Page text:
Saturday, December 5, 2009

Marine Turtles in New Jersey Waters

Green turtle surfacing for air
In New Jersey, we have 4 marine turtles that are protected.
  1. Atlantic loggerhead turtle, Caretta caretta - NJ Status: Endangered, Federal Status: Threatened
  2. Atlantic leatherback turtle, Dermochelys coriacea, NJ & Federal: Endangered
  3. Kemp's ridley turtle, Lepidochelys kempi, NJ & Federal: Endangered
  4. Atlantic green turtle, Chelonia mydas, NJ  & Federal: Threatened
  5. Atlantic hawksbill turtle, Eretmochelys imbricata, NJ & Federal: Endangered
Last week, cold-stunned Kemp's Ridley sea turtles began to wash up on Cape Cod beaches which unfortunately marks the beginning of the turtle stranding season here in the Northeast.

As water temperatures dip below 50 degrees, it becomes too cold for the sea turtles. These species should have moved south for the winter by now, but some marine reptiles get fooled by ocean anomalies around Cape Cod and Long Island.

Turtles described as "cold stunned" are in a torpid state with heart rates slowing down to as low as one beat a minute. They can appear to be dead, but this state actually allows the turtles' bodies to survive as the turtles can bury themselves in the mud on the bottom of the sea and survive for a few weeks in waters below 50 degrees.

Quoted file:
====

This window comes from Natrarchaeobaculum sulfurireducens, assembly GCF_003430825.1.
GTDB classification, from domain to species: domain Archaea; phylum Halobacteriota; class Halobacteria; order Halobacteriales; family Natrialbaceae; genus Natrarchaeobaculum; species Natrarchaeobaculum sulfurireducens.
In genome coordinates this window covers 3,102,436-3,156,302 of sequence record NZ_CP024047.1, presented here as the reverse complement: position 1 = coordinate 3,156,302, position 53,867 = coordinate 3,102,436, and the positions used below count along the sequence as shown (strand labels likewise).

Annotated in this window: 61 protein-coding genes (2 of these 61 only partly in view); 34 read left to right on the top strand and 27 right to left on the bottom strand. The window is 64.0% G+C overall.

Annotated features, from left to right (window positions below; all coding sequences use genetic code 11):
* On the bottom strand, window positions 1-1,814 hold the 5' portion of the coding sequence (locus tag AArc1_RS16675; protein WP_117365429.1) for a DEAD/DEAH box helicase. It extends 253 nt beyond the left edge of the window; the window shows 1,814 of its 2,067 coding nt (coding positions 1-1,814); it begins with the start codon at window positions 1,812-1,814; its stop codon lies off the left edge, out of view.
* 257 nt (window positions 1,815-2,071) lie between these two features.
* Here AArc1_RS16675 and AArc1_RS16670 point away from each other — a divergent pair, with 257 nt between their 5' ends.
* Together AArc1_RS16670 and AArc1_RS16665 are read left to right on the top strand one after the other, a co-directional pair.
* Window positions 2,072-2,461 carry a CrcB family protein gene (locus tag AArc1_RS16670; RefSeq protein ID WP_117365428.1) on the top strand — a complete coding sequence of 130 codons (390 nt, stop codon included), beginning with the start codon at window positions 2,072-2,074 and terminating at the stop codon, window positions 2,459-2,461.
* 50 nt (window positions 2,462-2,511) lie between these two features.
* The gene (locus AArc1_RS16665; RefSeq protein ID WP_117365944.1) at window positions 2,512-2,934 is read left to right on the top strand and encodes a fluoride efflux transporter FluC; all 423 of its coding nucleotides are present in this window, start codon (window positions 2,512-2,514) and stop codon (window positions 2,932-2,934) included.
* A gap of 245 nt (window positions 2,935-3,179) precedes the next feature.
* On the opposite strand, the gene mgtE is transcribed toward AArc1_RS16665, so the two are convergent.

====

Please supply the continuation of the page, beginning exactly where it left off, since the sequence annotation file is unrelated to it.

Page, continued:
Of course, they can survive the entire winter that way, so stragglers that wash up on the beach can be rescued by volunteers.

Unlike land turtles from which they evolved more than 150 million years ago, sea
turtles spend almost their entire lives in the sea. When active, they often come to the
surface to breathe, but can remain underwater for several hours at a time while resting.

Leatherbacks can dive to more than 3,000 feet below sea level. Their habitat preference is based on their preferred diet. Adult green turtles are herbivores, or plant eaters. All the other sea turtles are either carnivores (meat-eaters) or omnivores that eat both plant matter and meat.

Kemp's Ridley

The Kemp's Ridleys, which hatch off the coast of Mexico, are the most endangered of the sea turtles in our water. Kemp's ridley is the smallest of all sea turtles. From above, the short, chunky shell appears broadly heart-shaped to nearly round, with high vertebral projections and serrated edges. Adults weigh between 35 and 42 kg (77-92 lbs.).

The leatherback is the largest of all sea turtles. In fact, the leatherback is one of the largest living reptiles (only some species of crocodiles are larger). It is easily distinguished by its black, leathery skin, huge, spindle- or barrel-shaped bodies and long flippers. Adults generally weigh between 290 and 590 kg (638-1298 lbs.), but can weigh up to 2,000 pounds.

The most colorful sea turtle, the medium-sized hawksbill turtle has an elongated, oval shell
distinguished by overlapping scutes on the carapace.Color varies widely, from very bright colors to heavy dark brown (in the eastern Pacific).

Overharvesting of eggs for food, intentional killing of adults and immatures for their shells and skin and incidental drowning in commercial fishing gear are primarily responsible for the worldwide decline in sea turtle populations. Coastal residential and resort development has also degraded nesting habitat, and pollution of oceans threatens foraging habitats.

The federal government listed the Kemp's Ridley as endangered in 1970, the same year it also listed hawksbill and leatherback turtles as endangered. In 1978, it listed loggerheads as threatened and green turtles as threatened and, in the case of the green turtle's Florida and Mexico breeding populations, as endangered. New Jersey classified the species in 1979.

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